Elderly threaten to disrupt NPC

PUBLISHED : Monday, 26 February, 1996, 12:00am
UPDATED : Monday, 26 February, 1996, 12:00am

BEIJING is concerned that elderly people from the provinces may stage protests in the capital during next week's National People's Congress to air grievances over low wages and war reparations.

A Beijing-based war reparations campaigner, Tong Zeng, said yesterday he had been told to keep away from the elderly protesters.

'The central authorities are having a headache over those discontented old people,' said Mr Tong who is also a researcher with the China Research Centre on Ageing.

He said he had been approached by some elderly people for help over living difficulties in the past.

'Some elderly cadres find it hard to live on just 400 to 500 yuan (HK$372-465) a month while inflation is high,' he said.

'Beijing worries that such elderly people will come to me. The authorities have asked me not to collaborate with them.' In December, about 1,000 elderly people took to the streets of Wuhan, Hubei province, for a three-hour protest against inflation.

And there were also reports in the past year that some retired people in northeastern China staged peaceful protests outside government offices.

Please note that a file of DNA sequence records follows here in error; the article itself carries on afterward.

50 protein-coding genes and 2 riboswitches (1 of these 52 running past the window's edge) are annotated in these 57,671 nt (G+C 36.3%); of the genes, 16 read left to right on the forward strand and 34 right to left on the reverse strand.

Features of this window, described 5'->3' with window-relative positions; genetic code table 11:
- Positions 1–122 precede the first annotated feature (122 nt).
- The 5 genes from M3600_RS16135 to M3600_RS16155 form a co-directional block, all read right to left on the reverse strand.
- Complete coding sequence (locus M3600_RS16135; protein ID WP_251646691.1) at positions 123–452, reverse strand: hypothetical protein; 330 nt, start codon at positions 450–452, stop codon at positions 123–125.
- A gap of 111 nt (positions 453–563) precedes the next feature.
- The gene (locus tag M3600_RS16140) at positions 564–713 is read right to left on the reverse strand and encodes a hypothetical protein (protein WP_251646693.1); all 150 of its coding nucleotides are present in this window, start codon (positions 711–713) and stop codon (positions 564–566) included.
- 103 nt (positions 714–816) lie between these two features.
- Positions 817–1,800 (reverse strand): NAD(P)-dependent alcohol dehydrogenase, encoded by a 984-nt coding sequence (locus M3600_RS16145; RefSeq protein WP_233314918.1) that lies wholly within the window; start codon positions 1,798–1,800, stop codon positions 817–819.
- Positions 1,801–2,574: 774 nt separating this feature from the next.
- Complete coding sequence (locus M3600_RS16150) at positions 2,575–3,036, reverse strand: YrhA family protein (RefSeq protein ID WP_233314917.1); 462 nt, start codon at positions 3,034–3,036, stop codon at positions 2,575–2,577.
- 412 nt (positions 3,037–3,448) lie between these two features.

At the forthcoming National People's Congress meeting, some national legislators will keep up the pressure to win the authorities' support for thousands of war victims and relatives seeking reparations from Japan, he said.

The legislators will also warn the Government to guard against actions from Japan to distort its wartime atrocities, Mr Tong said.

Members from at least four congress delegations have said they will air their views on the issue, Mr Tong added.

He said legislators would also appeal to leading foreign affairs officials to stand up and safeguard the interests of the Chinese people on the compensation issue.

Last year, more than 600 intellectuals and over 10,000 war victims jointly signed a petition to the congress and the Chinese People's Political Consultative Conference, the top advisory body, to appeal for their help in getting war reparations from Japan.

Meanwhile, Mr Tong said some congress delegates had planned to question the authorities over the confiscation of his passport in August last year, barring him from leading a group to Tokyo to lobby for war compensation.

'Their confiscation was illegal. They have failed to return the passport to me despite the fact that I have asked for it back several times,' Mr Tong said.